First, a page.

Taking a dump in the wilderness is a combination of physical unfamiliarity and psychological discomfort that may prove a tough challenge for many. Anyone who has ever gone camping can probably attest to that.
But that's just another day for the professional fundoshi (literally "loincloth" but also "poop soil master"), 69-year-old Masana Izawa of Japan, who for nearly a half a century has been shunning the toilet in favour of more organic alternatives. Since the 1970s, he has been taking his bathroom duties outdoors, opting instead to relieve himself in obscure neighbourhood corners of the Greater Tokyo Area, where he resides. Finding a secluded enough location is tricky but he has found several good spots over the years, he told the Japan Times.
The decision to permanently avoid conventional toilets came after he got involved in a protest against the construction of a waste treatment plant. According to the Daily Mirror, he realised then that “no one was willing to take ownership of their waste,” a revelation that motivated him to reconsider his relationship with his excrement within the broader framework of eco-circularity.
The first open-air deuce that he dropped wasn’t nearly as traumatising as you would expect.
“Even though it was very different from the previous defecation in the toilet, it was not physically and mentally uncomfortable,” he said. In fact, the experience was cathartic for Izawa, who said that taking responsibility for his own fecal matter gave him “great joy.” Since 2000, he has only defecated indoors 14 times, a smattering compared to the 15,000 dumps he has taken outdoors.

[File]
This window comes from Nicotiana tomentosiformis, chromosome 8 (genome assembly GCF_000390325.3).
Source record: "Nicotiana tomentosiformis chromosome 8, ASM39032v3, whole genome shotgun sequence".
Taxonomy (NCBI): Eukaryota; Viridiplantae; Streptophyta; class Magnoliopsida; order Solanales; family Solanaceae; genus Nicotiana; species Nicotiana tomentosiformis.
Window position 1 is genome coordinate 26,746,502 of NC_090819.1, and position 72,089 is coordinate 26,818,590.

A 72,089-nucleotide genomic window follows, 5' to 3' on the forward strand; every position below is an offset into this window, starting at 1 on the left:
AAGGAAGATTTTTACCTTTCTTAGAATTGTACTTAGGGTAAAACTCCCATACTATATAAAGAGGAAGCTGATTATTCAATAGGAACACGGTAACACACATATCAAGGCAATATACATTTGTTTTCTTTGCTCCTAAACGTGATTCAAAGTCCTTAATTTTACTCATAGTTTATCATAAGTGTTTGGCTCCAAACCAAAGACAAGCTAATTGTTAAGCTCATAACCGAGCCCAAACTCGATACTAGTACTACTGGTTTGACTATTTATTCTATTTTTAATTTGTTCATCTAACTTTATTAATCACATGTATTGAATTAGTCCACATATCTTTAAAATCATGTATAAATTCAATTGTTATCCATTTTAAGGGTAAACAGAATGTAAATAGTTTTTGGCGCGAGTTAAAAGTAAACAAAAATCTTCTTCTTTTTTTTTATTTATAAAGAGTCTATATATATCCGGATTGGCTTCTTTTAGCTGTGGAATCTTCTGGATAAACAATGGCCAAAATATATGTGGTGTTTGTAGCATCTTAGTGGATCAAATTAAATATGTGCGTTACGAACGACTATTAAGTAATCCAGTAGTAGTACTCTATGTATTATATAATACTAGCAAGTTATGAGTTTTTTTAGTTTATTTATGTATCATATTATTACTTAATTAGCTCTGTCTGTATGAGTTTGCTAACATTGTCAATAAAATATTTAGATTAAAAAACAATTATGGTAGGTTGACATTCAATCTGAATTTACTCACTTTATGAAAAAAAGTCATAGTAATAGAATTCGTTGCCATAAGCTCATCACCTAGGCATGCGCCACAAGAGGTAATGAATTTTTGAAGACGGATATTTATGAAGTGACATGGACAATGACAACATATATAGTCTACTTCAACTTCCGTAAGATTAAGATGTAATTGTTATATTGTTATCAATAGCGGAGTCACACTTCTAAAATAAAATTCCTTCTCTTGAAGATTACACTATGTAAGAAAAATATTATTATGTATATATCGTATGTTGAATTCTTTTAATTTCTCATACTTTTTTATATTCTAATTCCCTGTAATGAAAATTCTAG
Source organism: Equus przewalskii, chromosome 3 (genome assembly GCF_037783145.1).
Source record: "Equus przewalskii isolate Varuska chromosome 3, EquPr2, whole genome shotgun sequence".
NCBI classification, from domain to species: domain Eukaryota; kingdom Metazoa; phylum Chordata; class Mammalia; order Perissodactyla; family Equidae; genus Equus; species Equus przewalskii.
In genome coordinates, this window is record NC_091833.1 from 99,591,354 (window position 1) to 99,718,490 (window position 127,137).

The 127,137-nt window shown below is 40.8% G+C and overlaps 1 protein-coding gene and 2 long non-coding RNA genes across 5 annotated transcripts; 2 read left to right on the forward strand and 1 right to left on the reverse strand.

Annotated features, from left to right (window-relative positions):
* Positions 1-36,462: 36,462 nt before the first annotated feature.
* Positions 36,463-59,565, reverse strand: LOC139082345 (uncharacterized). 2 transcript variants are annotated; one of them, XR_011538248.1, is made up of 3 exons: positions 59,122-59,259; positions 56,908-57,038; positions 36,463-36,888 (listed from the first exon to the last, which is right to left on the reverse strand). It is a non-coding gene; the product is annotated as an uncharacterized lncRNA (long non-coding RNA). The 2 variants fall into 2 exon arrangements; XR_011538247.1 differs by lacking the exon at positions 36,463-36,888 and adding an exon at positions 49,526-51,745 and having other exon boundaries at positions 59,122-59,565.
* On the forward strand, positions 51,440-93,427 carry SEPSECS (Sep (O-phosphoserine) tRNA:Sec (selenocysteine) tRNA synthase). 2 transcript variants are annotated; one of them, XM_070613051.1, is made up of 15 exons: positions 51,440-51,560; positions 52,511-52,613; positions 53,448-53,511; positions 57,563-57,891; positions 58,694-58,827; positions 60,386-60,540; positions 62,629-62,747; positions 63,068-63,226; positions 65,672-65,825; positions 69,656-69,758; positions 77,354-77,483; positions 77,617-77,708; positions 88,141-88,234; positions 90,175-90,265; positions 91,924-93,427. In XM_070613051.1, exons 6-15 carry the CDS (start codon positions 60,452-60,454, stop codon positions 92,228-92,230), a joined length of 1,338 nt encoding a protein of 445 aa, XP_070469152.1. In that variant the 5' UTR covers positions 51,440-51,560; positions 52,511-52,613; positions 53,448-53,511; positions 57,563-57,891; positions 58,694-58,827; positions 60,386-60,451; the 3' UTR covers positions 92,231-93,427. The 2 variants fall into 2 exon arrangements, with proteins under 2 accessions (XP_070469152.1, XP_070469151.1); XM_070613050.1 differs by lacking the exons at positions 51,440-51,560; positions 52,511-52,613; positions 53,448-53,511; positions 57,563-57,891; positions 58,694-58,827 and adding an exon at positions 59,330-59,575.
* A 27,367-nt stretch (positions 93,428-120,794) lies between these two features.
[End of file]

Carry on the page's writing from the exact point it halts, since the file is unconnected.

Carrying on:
A contemporary affliction in an era where toilets are considered a “basic necessity” is this: we’ve become alienated from our bodily waste. Some Japanese “smart toilets” even play noises to mask “embarrassing sounds” in the bathroom, showing just how much distance we’ve created between ourselves and our own excrement.
For Izawa, pooping outdoors is his way of answering nature’s call, in both a philosophical and poo-phemistic sense. He thinks that we as a society have become estranged from nature. And waste treatment is one aspect where humans take from the environment without giving back.
“Humans are so egocentric, they can’t see that ‘worthless and dirty’ poop is a treat for other living creatures,” he told the Japan Times. “To poop is a responsibility we need to be aware of. To poop outdoors is a way of giving back life.”
You can take the piss out of Izawa’s unusual habit all you want, but there’s something quite poetic about his philosophy towards defecation.
An enthusiastic advocate for outdoor defecation, he has been sharing his poo-losophy through talks across Japan. Put simply, he tells people to get their asses out of the house and actually soil on soil.
People may shit on his choice to take his bathroom business outdoors but after more than 40 years of doing it, Izawa has not encountered serious resistance to the movement.
“There are criticisms… but I have never been told not to do it,” he said.
Taking a shit outdoors isn’t as simple as it sounds. Just because you can do it anywhere doesn't mean you should. When scouting for a suitable spot, Izawa makes sure that he isn’t contaminating alpine zones and water sources, and avoids locations that could experience soil eutrophication. He also buries his poop when he’s done and wipes with leaves and water instead of non-biodegradable paper products.
The intricacies of the subject prompted Izawa to publish a guide to outdoor defecation in 2017, titled Let’s Start Outdoor-Defecating With Leaves, which even specifies the leaves most suited for wiping asses clean. According to him, “there are so many soft, absorbent leaves out there.”
Before he made a career looking for sequestered outdoor pooping spots and writing books about it, Izawa was an esteemed fungi and moss photographer.
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